Textbook usage should be included in teacher evaluations

USF should add questions about textbooks to teacher evaluations at the end of the semester, as a committee is recommending.

The Textbook Affordability Committee (TAC), which tries to make textbooks more affordable for students, wants to evaluate how teachers are using the textbooks they assign.

Some teachers are requiring students to buy expensive textbooks that are seldom or never used, said Tapas Das, associate provost for Policy Analysis, Planning and Performance. Students are sometimes required to purchase several textbooks packaged together when they only use one for the class, Das said.

So, TAC wants to add two questions on whether professors discussed why the textbook was needed and how often it was used in class.

This is a much-needed solution, and the University should do everything it can to make books cheaper for students.

A few professors want to know what students think about textbook usage, but they are wary of adding the questions to teacher evaluations.

“(The evaluations) play heavily in tenure promotion,” said Rebecca Hagen, a mass communications professor. “It gets looked at very seriously.”

However, if teachers are assigning books that they don’t use, it should be taken seriously.

“If faculty members in some instances have been requiring students to get textbooks that were subsequently not used in the courses, that’s a great imposition on students and it means the faculty member hasn’t really done an appropriate job preparing for the course,” said Larry Branch, professor in the Florida Mental Health Institute, College of Public Health and College of Medicine.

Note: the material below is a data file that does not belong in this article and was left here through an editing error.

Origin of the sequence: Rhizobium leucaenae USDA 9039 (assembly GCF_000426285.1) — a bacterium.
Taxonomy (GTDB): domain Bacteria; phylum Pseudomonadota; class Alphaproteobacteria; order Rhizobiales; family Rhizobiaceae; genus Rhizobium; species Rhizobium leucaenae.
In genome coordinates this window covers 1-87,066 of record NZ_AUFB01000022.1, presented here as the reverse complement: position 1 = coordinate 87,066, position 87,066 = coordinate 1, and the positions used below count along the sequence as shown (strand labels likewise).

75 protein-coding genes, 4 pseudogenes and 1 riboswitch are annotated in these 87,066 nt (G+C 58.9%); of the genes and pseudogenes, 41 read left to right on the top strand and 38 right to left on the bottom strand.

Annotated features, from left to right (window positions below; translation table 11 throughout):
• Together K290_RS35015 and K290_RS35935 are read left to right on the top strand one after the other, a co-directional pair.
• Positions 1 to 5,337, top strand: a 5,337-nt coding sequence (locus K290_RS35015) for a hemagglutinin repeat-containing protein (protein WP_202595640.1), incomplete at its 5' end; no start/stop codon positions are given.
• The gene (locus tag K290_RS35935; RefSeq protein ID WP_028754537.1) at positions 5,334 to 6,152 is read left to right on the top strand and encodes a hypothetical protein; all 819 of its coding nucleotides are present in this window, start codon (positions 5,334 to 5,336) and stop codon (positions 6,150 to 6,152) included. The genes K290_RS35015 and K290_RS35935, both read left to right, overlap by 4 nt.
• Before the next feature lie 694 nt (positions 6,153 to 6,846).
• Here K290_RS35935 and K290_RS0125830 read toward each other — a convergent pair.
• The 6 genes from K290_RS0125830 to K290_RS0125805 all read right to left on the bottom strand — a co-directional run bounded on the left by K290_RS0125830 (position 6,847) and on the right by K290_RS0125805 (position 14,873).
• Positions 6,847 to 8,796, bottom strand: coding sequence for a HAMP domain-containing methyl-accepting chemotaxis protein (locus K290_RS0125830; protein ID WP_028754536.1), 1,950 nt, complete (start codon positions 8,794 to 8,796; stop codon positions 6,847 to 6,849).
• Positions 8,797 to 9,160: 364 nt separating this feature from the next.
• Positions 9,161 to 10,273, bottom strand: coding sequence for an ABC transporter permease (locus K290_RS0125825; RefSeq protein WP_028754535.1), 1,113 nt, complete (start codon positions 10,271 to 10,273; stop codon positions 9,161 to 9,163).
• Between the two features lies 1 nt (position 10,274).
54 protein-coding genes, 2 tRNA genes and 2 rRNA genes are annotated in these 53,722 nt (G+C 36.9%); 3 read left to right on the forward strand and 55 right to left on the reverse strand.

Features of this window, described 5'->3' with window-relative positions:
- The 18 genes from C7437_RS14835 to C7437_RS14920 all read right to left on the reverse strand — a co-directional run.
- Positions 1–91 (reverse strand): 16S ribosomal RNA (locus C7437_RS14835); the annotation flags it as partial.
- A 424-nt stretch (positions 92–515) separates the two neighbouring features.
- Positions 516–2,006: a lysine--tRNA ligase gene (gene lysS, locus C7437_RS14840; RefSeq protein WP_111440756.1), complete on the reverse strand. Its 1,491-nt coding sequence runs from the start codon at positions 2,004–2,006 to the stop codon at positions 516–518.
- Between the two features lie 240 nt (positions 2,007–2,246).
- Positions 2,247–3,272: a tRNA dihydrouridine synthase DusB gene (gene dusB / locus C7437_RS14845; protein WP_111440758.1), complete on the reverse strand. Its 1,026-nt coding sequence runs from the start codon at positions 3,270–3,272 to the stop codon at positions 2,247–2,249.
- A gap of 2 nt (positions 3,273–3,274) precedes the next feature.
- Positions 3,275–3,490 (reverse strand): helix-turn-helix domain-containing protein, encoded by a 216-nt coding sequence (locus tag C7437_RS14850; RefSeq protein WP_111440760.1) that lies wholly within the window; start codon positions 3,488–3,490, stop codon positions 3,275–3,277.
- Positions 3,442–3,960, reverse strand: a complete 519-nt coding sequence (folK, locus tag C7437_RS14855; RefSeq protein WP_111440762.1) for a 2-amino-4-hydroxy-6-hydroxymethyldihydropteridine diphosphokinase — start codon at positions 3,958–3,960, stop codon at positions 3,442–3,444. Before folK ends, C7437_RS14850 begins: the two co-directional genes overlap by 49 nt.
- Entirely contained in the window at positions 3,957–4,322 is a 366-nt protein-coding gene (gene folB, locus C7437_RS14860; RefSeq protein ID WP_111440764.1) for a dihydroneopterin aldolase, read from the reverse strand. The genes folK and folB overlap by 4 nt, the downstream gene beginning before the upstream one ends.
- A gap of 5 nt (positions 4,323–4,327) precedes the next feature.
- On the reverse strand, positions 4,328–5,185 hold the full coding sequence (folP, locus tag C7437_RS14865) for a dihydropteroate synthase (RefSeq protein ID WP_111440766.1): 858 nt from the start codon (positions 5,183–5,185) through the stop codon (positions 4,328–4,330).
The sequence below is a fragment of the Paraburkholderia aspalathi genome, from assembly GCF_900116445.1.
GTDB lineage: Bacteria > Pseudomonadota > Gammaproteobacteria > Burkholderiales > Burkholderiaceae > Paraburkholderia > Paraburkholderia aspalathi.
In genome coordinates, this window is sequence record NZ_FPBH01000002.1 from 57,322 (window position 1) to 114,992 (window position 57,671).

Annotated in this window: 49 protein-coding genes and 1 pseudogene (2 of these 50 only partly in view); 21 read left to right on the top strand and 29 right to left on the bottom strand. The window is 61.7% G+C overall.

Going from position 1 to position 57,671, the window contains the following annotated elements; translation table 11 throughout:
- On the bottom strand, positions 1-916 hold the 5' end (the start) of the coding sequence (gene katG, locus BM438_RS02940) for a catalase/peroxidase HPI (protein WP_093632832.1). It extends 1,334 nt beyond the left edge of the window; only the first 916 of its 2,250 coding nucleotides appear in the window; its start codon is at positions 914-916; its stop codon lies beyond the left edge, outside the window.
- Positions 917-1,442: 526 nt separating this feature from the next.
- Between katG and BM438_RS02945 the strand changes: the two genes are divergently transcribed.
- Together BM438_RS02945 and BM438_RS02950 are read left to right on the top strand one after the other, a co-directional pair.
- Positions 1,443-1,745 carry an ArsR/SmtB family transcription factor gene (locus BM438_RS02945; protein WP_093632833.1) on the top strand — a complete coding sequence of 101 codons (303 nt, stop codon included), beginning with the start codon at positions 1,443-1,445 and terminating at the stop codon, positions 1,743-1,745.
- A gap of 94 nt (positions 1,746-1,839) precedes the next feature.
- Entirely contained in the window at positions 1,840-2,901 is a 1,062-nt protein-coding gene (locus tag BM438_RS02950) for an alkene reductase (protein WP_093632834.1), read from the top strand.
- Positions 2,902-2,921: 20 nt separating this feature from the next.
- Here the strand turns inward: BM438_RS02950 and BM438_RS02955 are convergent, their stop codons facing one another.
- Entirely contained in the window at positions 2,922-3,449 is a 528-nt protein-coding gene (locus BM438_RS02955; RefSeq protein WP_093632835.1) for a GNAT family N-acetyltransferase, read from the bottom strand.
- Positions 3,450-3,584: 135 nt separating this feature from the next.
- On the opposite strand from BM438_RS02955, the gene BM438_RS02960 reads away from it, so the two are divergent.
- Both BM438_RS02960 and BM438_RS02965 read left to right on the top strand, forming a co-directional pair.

Students are already accustomed to filling out the teacher evaluations every semester, and adding two questions would be easy. It is important to create a detailed picture of textbook usage at USF. The evaluation would make teachers think twice before requiring unnecessary books.

This should be just an initial step in making textbooks more affordable, though.

Overpriced books at the campus bookstore are a constant gripe among students and prompted Student Government senator Christopher Biemer to threaten to campaign against the bookstore if it didn’t lower prices.

Biemer called the University bookstore the “single most expensive place to purchase textbooks for use in USF courses.”

Requiring fewer textbooks would lower costs for students. Teachers can also pursue alternatives such as requiring books found on Orange Grove Texts Plus, an online repository of textbooks, which Das plans to give students access to through Blackboard.

Students would be able to access books online for free or order a hard copy for $30 to $50 – much less than the cost of a traditional textbook.

Students should not be sent into debt for buying textbooks. Adding the two proposed questions to teacher evaluations would be a step in the right direction.